The topic of minification tends to come up in the context of reducing bandwidth usage. After all, if the Internet is a series of tubes with a finite size, its important to keep our contribution small and prevent clogs (Tip: keep your site small, or it’ll get stuck in the U-bend). More realistically, any given server setup will have bandwidth limits that need to be respected, lest additional cost be incurred.
Unless you’re serving your files hundreds of thousands of times per day, however, the 10s of kilobytes saved by minification can seem not worth the effort – especially if you’re trying to convince a client why they should pay for any extra time incurred. And as a developer, if you know you’re already serving those files gzipped, it might seem unnecessary even to you.
What you’d both be missing, in this case, is that minification isn’t just about preserving bandwidth (both server and client), although that is a real benefit (even those few 10s of kb can count – consider your clients on highly constrained mobile data plans). There is another major benefit to minification – reducing time to page responsiveness.
Based on some results from Micrososft Research, it appears that user retention by any given page/site corresponds nicely to a negative aging Weibull distribution, as employed in reliability engineering. There’s a more in-depth explanation of the impact of this research, but the short and sweet version is:
You have 10 seconds to make a positive impact on your prospective user. If you haven’t impressed the user in the first 10 seconds, you’ve lost their attention.
Useful features and good design will win the day, of course – if you manage to present them within that critical 10 second window; thus, you don’t want to spend any more time than absolutely necessary waiting for the page to render and become responsive. Minifying your css and scripts can help with that, by reducing the total kb per file, and reducing the overhead (by combining multiple css/js files into one).
Google’s page speed tools and tips can help identify where you can squeeze some extra time from – it will, for instance, suggest you minify all scripts if you haven’t already done so. It doesn’t get into the how, however. Some frameworks come with tools to assist you with this – I know Rails comes with UglifyJS, for instance – but let’s say you have an existing or new project without these tools already available, and that you’re now sufficiently sold on the concept. Here’s a quick (and not too dirty) approach.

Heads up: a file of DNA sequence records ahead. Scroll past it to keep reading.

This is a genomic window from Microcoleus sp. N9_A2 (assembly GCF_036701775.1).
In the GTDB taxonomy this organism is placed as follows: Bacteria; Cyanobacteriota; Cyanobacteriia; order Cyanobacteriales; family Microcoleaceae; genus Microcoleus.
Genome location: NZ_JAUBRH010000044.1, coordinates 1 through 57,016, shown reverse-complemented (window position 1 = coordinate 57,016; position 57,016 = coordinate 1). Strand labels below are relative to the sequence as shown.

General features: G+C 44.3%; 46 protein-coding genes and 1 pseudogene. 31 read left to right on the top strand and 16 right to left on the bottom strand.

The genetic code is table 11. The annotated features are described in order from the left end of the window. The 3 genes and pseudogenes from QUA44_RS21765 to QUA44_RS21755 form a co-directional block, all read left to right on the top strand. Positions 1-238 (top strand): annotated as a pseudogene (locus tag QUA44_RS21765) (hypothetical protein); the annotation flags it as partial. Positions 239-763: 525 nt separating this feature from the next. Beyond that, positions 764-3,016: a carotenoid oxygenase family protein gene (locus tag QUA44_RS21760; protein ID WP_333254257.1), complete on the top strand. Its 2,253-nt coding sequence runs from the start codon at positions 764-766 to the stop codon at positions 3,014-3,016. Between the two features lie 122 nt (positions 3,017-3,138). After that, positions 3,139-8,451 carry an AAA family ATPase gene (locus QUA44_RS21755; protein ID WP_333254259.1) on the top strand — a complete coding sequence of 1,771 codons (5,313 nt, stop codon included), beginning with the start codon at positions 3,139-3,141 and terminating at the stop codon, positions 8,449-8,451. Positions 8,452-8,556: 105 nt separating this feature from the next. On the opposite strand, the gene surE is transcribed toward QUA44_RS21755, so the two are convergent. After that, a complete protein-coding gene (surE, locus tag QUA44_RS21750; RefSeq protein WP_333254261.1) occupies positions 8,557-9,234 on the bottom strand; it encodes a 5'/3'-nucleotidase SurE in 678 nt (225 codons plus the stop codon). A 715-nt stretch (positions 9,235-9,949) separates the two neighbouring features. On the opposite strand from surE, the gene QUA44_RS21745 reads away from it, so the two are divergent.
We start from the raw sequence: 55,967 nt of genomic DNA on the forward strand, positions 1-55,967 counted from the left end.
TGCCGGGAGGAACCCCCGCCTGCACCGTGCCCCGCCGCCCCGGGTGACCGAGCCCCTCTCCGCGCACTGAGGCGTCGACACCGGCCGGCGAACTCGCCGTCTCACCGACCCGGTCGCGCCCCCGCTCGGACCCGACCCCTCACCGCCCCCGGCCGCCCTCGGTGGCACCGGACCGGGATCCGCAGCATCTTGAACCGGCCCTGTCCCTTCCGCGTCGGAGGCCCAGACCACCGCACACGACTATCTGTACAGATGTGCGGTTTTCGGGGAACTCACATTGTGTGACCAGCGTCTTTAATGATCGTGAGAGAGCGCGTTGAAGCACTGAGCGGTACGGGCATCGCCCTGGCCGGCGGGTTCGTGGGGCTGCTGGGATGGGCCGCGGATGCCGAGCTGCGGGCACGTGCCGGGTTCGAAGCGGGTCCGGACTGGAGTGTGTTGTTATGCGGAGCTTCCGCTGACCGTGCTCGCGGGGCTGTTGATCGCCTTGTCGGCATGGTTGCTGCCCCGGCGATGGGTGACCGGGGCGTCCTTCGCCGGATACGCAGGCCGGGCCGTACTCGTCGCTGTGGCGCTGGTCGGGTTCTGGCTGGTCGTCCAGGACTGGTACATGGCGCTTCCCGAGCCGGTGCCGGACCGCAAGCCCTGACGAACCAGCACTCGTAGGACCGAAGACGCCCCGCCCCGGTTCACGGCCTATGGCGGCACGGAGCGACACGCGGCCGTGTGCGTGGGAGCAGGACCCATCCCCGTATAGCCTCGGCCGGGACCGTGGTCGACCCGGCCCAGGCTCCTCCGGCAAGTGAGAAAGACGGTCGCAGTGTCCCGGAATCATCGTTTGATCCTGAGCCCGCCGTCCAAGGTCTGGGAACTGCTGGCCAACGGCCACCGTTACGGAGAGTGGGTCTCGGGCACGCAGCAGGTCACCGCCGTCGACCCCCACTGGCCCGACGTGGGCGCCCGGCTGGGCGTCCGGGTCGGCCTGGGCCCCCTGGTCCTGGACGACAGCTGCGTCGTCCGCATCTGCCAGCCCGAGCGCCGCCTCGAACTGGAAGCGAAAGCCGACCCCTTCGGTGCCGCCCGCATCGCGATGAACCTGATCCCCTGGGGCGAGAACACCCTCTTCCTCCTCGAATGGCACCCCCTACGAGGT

Get Google’s Closure Compiler (and Closure Stylesheets as well, if you want to minify css – also allows for using mixins and conditionals, SASS or LESS-style, if desired). Note that both rely on Java, so if that bugs you, you’ll need to look for another option (something Node based, perhaps?)
Place them into an appropriate directory in your project (/build, for instance).
Create an ini file that contains references to each of the files (and the type of file) that needs to be minified and combined into one.
It will look something like:
css=common.css css=more.css js=first.js js=seconds.js js=third.js
- Modify the following scripts as needed for your project and dir structure: Note that the shell script is intended for Mac OS – you’ll likely need to make some changes to accomodate your Linux flavour. Also note the closure stylesheets jar has been named closure_css.jar.
#!/bin/sh #set defaults ini=build.ini csspath=../static/css/ jspath=../static/js/ jsout=../static/js/compiled.js cssout=../static/css/compiled.css js= css= #Get arguments and set vars appropriately while [ "$1" != "" ] do if [ "$1" = "--help" ] then echo --Usage-- echo build -j "path/to/java" -i "path/to/ini" --jspath "path/to/js/files" --csspath "path/to/css/files" --jsout "path/to/js/output.js" --cssout "path/to/css/output.css" echo --Params-- echo Note: All parameters are optional echo -j Specify path to java, where 'bin' directory resides echo -i Specfiy path and filename of ini file default build.ini echo --jspath Specify path to the js files whose names are defined in the ini file echo --csspath As above, for css files echo --jsout Specify output path and filename for the compiled js file echo --cssout As above, for css exit 0 elif [ "$1" = "-i" ] then ini=$2 elif [ "$1" = "-j" ] then java_home=$2 elif [ "$1" = "--jspath" ] then jspath=$2 elif [ "$1" = "--csspath" ] then csspath=$2 elif [ "$1" = "--jsout" ] then jsout=$2 elif [ "$1" = "--cssout" ] then cssout=$2 fi shift shift done #Read in paths from specified ini file OIFS=$IFS IFS="=" while read LINE do set $LINE if [ "$1" = "js" ] then js="$js --js=$jspath$2" elif [ "$1" = "css" ] then css="$css $csspath$2" fi done < $ini IFS=$OIFS #Remove leading spaces js=
echo $js|sed 's/^ *//g'css=
echo $css|sed 's/^ *//g'#Perform compilation java -jar compiler.jar --compilation_level SIMPLE_OPTIMIZATIONS $js --js_output_file=$jsout java -jar compiler_css.jar --allow-unrecognized-functions $css -o $cssout